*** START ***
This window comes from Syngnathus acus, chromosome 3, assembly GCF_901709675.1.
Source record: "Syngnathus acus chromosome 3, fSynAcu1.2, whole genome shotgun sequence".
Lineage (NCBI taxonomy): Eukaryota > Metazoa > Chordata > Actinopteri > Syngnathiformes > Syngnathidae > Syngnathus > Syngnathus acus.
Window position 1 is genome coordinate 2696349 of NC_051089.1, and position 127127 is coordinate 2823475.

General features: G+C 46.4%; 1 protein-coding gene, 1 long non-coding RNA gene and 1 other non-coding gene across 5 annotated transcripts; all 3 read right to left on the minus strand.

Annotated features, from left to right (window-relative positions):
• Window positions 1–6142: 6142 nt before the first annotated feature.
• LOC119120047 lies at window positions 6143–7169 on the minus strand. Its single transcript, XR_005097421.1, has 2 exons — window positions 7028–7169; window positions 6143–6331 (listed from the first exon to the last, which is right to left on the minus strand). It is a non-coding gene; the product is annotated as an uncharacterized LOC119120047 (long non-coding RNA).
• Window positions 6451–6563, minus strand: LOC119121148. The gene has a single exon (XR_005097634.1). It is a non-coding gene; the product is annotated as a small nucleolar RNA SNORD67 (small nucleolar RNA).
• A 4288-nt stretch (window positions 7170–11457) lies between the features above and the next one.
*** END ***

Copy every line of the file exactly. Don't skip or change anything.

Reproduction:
This window comes from Syngnathus acus, chromosome 3, assembly GCF_901709675.1.
Source record: "Syngnathus acus chromosome 3, fSynAcu1.2, whole genome shotgun sequence".
Lineage (NCBI taxonomy): Eukaryota > Metazoa > Chordata > Actinopteri > Syngnathiformes > Syngnathidae > Syngnathus > Syngnathus acus.
Window position 1 is genome coordinate 2696349 of NC_051089.1, and position 127127 is coordinate 2823475.

General features: G+C 46.4%; 1 protein-coding gene, 1 long non-coding RNA gene and 1 other non-coding gene across 5 annotated transcripts; all 3 read right to left on the minus strand.

Annotated features, from left to right (window-relative positions):
• Window positions 1–6142: 6142 nt before the first annotated feature.
• LOC119120047 lies at window positions 6143–7169 on the minus strand. Its single transcript, XR_005097421.1, has 2 exons — window positions 7028–7169; window positions 6143–6331 (listed from the first exon to the last, which is right to left on the minus strand). It is a non-coding gene; the product is annotated as an uncharacterized LOC119120047 (long non-coding RNA).
• Window positions 6451–6563, minus strand: LOC119121148. The gene has a single exon (XR_005097634.1). It is a non-coding gene; the product is annotated as a small nucleolar RNA SNORD67 (small nucleolar RNA).
• A 4288-nt stretch (window positions 7170–11457) lies between the features above and the next one.